• Biozombie
  • Mermaid in a Manhole
  • Hanzo, the Razor
  • Tokyo Zombie
  • Lone Wolf & Cub (though the manga are excellent)
I realize this doesn't scratch the surface of 80s kids movies, sci-fi actioners of the late 80s/early 90s, 70s creature features (aka pollution makes animals kill people), giallo, and the insanity of the Corman empire. 

Guess I might have to unbox my VCR in order to rewatch some of these movies.  God only knows how some of these bootlegs of bootlegs are gonna look on a HD tv. 







*This headline was inspired by Spacemen 3's Taking Drugs to Make Music to Take Drugs to (1990).

(1) Additionally, during the late 90s I "worked" at the Key Theater in DC for a couple of years (by worked I mean was a useless, shitty snot of teenager) an art theater that showed all kinds of films.  When I moved into Austin I lived two blocks away from Vulcan Video and watched about a half dozen movies a week while ordering in books about Asian and Cult cinema at work.  Man, I watched a lot of crap.  During the late 00s I started being less hardcore about my movie watching and stopped reading most of the blogs and assorted sites.  Since living alone again I've been watching more movies.  Man, I'm watching a lot of crap.


Saturday, June 02, 2012

Hooligan Youth Reviews: the facebookening

I'm working on getting a Hooligan Youth Reviews facebook page set up for all the random stuff I find on the internet that isn't a full blog post of bloggy-blogness (videos, pictures, snark).  Right now I have a picture of Tom Selleck being sexy and some assorted nibbles.  Feel free to stop by and validate my existence.  For the Love of Christ, just like me!

You'll have to type in Hooligan Youth Reviews for now.  Trying to figure out how to get a simple button to work is becoming a pain in my nethers.

The Woman in Black (2012) dir James Watkins



The reviews of The Woman in Black had been favorable for the most part - especially from reviewers I like and trust compared to the ones I don't (*cough* fuck the Austin Chronicle) - and I'll give any haunted house movie a shot.  My interest was piqued by the trailer and the setting more than the cast or director James Watkins, whose other directorial endeavour Eden Lake (2008) I haven't seen simply because it looks kind of boring - urban couple versus gang of kids (but it does star Michael Fassbender).  Watkins also wrote the script for The Descent 2 which was shockingly good as a sequel.  I know a lot of people made noise about Daniel Radcliffe being in a horror movie.  Not being much of Harry Potter fan I didn't give a shit.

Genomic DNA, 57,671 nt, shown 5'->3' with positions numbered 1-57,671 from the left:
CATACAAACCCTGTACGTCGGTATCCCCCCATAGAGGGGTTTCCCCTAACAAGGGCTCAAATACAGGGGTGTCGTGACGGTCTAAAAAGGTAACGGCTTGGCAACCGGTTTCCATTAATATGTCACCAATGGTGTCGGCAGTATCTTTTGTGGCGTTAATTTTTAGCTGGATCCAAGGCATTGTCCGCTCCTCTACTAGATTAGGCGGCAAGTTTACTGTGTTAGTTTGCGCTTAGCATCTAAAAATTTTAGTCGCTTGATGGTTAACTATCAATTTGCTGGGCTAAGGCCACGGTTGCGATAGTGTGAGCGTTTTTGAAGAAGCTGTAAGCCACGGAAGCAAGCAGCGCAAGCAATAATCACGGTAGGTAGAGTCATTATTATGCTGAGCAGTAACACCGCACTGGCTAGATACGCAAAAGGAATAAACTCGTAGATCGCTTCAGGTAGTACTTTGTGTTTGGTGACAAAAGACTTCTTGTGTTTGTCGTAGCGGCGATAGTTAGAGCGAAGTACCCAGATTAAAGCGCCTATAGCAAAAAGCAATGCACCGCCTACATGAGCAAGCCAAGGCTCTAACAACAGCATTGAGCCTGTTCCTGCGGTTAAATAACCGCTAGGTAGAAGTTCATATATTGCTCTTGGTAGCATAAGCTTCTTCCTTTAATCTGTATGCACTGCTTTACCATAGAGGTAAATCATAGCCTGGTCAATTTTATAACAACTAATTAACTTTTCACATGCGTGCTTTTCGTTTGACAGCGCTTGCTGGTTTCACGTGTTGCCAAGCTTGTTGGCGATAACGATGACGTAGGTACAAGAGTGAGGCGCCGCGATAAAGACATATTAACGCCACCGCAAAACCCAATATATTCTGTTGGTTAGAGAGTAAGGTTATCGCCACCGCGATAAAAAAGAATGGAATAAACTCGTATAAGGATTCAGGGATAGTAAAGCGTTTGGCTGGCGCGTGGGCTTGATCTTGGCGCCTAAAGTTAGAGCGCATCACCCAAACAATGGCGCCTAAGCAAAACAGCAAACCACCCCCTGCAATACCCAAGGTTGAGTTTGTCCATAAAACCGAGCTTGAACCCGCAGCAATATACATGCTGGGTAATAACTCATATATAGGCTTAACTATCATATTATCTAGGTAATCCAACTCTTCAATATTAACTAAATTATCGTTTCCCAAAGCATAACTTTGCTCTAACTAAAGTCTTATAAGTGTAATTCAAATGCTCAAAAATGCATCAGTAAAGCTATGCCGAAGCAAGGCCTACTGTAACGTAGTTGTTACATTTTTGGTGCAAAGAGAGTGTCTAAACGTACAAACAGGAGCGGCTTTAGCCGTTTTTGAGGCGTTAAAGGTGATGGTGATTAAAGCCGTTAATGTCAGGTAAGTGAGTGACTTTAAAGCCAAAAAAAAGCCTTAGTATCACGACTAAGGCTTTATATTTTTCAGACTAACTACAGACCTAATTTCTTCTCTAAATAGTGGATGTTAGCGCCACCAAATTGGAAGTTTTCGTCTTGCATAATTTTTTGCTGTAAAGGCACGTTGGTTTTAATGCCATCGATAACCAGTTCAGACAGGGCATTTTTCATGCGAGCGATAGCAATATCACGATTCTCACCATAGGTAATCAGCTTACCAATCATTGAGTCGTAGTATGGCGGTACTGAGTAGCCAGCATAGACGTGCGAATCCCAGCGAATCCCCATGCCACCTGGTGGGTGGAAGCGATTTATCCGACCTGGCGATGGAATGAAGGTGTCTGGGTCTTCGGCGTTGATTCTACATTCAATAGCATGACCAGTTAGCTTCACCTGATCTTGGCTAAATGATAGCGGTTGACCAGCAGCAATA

So my one of my horror movie buddies came over the other night and we watched it.  I hadn't known that it was a Hammer Films production and that made me very, very happy.  If you're not familiar with Hammer Films then click the link and educate yourself.  Also Ciaran Hinds showed up and I'm kind of a huge fan of his.  Do yourself a favor and check out his performance in the Irish ghost movie The Eclipse (2009)

The movie is excellently produced and shot, a top notch old school Hammer Film.  In true classic style (and the mark of a quality haunted house movie) the house is a central character in the story.  There's a heavy sense of foreboding and menace over the entire film.  The scares are kind of refreshing in their simple classic style-remember the banging in The Haunting (1963)?  Yeah, that kind of scare.  There are a couple of jump scares but they work.  The eponymous Woman is the dark figure standing at the end of the bed.  If you let your munchkins watch this movie it will freak their shit out (if they have the patience to sit through it).  The suspense starts from damn near the get-go and really kicks into gear once Radcliffe's Arthur Kipps reaches the creepy British hamlet (again a classic set-up for English horror).  As a Hammer film The Woman in Black works well.  I look forward to more modern Hammer flicks.

If there's a downside to the movie, I'm afraid it's Radcliffe's vaguely twitchy performance.  Maybe it's because I kept expecting Peter Cushing to suddenly appear and say, I got this.  Go make a romantic comedy, kid.  A majority of the reviewers I read mention Radcliffe's age as a detriment.  I don't think it's Radcliffe's age - the role is made for a man approaching middle age, if not middle aged.  Imagine Ryan O'Neal in George C Scott's role in The Changeling (1980) - one of the best haunted house movies ever made.  It just wouldn't work.  I'm not saying Radcliffe (or any of the cast) turned in a poor performance.  I just think the movie could of had more of an impact with an actor who could have sold the role.

All in all definitely worth watching with the lights out on a dark and stormy night.